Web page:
Indeed, the central bar, which indicates the quantum entanglement between the qubits according to the concurrence measure, is maximized for the final state.
Since the single-qubit projections neglect correlation information between the qubits, the tetrahedra represent correlations between qubit observables, with axes representing covariances $V(A\otimes B)$ for Pauli operators $A,B \in \{\sigma_x, \sigma_y, \sigma_z\}$.

Sometimes you can understand the quantum dynamics more clearly by plotting particular quantities of interest.
You can apply Q-CTRL styling to Matplotlib plots using the `get_qctrl_style`

function:

```
import matplotlib.pyplot as plt
from qctrlvisualizer import get_qctrl_style
plt.style.use(get_qctrl_style())
```

For instance, you could visualize the `CX`

gate quantum dynamics using the populations of the two-qubit basis states:

To visualize more than two qubits, you would need even more few-dimensional components to depict the exponentially growing evolution space and corresponding correlations. You can project the dynamics onto appropriate subspaces such that the one-qubit or two-qubit Bloch sphere visualizers can provide some intuition, or you can visualize a few properties of interest such as populations or performance metrics (see our application note Generating highly-entangled states in large Rydberg atom arrays for some ideas).

## Visualizing quantum controls

Our aim at Q-CTRL is to make quantum technology useful through *quantum control* techniques.
We want to help you understand, control and improve the quantum dynamics through system identification, robust operation optimization, performance evaluation and more.
Whether your controls implement characterization, dynamical decoupling or multi-qubit gates, they can be described as complex time-dependent signals with associated control operators.
Just as for the quantum dynamics, visualizing the controls is critical for diagnostics and building understanding.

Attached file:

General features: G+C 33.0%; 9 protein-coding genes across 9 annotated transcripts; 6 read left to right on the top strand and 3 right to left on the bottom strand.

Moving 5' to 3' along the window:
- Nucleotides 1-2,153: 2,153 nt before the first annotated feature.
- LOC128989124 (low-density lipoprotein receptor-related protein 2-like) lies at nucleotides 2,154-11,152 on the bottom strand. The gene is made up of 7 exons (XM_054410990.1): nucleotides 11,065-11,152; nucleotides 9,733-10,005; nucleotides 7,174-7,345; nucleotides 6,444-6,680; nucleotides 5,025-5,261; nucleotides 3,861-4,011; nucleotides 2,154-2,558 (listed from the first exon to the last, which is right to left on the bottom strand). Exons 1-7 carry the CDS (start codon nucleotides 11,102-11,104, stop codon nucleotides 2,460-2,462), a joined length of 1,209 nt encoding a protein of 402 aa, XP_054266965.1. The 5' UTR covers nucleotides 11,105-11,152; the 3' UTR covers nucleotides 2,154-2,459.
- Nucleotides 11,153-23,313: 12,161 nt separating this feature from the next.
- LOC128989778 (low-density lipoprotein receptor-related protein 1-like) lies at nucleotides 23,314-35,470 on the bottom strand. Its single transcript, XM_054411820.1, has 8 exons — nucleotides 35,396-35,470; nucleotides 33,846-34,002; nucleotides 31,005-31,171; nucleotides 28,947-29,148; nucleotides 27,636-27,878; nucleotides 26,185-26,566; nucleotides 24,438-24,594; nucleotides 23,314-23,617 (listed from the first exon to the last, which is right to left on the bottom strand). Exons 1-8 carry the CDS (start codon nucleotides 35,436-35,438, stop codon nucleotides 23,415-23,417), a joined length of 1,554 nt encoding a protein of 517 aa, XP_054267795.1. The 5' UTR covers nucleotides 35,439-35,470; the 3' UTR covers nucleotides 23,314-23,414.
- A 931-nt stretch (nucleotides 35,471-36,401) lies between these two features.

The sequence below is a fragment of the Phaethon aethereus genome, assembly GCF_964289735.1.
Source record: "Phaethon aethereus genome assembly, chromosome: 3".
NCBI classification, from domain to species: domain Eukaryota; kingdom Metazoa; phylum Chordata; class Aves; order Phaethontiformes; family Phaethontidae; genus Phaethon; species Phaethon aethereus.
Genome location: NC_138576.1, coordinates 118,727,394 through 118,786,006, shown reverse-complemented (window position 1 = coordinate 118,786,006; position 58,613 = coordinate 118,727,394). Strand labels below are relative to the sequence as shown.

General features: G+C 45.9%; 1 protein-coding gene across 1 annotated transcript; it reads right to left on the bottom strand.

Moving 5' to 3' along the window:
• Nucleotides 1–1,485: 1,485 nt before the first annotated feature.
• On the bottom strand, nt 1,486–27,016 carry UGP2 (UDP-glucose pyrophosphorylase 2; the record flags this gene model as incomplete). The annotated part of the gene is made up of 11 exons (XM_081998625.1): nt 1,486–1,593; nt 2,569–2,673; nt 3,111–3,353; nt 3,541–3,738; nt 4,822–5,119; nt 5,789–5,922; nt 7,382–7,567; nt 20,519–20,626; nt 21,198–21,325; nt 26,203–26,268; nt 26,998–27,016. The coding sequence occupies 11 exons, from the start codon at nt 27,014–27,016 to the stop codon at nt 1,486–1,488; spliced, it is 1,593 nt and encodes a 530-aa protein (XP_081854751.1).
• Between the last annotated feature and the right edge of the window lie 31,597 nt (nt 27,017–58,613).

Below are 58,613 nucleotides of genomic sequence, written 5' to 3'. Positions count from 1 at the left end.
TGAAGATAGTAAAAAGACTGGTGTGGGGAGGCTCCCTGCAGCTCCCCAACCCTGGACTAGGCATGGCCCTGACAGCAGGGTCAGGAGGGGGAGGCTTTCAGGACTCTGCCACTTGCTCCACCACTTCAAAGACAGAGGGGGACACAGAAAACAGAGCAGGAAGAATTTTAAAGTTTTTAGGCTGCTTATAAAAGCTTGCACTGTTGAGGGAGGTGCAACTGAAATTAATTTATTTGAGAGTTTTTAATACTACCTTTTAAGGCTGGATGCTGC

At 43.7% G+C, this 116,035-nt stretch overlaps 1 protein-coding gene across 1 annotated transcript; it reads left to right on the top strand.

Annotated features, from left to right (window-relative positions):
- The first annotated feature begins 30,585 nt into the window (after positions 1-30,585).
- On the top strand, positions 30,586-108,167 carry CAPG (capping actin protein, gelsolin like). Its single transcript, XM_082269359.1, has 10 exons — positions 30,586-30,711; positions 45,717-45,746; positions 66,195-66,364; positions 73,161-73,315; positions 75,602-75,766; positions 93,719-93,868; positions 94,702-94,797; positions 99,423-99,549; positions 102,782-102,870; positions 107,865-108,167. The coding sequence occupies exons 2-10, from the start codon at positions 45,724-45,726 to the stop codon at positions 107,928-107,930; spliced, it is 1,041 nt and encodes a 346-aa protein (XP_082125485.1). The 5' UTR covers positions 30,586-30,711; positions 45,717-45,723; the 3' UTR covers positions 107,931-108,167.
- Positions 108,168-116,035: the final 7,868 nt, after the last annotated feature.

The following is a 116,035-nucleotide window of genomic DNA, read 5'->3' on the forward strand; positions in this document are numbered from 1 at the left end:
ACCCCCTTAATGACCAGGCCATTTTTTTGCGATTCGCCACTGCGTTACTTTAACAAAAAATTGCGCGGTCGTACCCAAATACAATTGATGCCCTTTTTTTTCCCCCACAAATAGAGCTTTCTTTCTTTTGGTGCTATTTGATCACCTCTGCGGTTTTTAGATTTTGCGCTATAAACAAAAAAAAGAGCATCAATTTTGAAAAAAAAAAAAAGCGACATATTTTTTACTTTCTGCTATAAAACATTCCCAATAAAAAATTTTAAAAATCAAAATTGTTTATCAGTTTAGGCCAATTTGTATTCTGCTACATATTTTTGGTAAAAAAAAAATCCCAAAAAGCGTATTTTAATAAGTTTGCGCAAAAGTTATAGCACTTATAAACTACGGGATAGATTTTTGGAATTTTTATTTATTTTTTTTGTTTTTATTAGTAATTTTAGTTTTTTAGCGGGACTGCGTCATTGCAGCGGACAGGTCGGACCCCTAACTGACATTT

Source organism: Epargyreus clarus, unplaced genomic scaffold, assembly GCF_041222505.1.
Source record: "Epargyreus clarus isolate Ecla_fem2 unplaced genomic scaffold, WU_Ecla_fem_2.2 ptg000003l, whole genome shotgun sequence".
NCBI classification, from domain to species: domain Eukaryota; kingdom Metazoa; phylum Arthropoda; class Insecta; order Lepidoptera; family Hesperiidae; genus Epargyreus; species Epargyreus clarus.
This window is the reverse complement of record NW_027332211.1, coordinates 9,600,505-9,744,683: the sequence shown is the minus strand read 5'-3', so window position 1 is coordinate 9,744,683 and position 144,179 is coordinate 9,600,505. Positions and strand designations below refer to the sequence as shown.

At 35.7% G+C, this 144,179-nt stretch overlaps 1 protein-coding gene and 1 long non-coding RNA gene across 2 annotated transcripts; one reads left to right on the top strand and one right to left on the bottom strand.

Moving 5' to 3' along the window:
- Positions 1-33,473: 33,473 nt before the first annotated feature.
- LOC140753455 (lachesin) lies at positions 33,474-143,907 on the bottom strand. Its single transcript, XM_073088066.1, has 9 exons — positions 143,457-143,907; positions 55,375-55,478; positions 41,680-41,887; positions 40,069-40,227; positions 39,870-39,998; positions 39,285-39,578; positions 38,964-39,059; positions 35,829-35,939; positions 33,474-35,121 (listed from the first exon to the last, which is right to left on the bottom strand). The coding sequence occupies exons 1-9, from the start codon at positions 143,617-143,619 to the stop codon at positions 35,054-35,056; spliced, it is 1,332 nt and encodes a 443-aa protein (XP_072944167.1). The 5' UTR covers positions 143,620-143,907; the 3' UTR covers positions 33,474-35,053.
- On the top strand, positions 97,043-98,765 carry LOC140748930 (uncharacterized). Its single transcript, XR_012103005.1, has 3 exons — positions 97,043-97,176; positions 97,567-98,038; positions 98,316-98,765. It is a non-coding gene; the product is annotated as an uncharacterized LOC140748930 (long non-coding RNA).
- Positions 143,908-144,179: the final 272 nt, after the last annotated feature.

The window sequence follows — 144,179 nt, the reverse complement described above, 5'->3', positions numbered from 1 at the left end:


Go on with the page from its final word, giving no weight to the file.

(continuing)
You can use the Q-CTRL Visualizer to plot control pulses characterized by segments with specified durations using `plot_controls`

, as shown below for controls obtained using band-limited optimization:

You can similarly display controls sampled at particular times, or plot dynamical decoupling sequences such as those available from Q-CTRL Open Controls. These functions are easily applied to outputs from the Boulder Opal tools for quantum control, such as optimized controls. Plotting the controls allows, for instance, validation that you have imposed the necessary constraints such as bandwidth limits on the pulse dynamics.

In addition to the signal itself, you can visualize its properties. The Q-CTRL Visualizer provides particular functionality for *filter functions*, which are useful tools to quantify the robustness of your controls to given noise sources.
To calculate filter functions, refer to the `qctrl.functions.calculate_filter_function`

reference or the How to calculate and use filter functions for arbitrary controls user guide.
Once calculated, you can visualize the filter functions with `plot_filter_functions`

from the Q-CTRL Visualizer:

By plotting filter functions and other control properties (for instance quasi-static noise susceptibility), you can understand the benefits and drawbacks of your controls. For instance, the filter functions displayed above assess the sensitivity of composite $\pi$-pulses to dephasing noise.

When you’re satisfied with your controls, you can return to the tools for visualizing quantum dynamics and explore the interesting ways that you are driving the quantum state!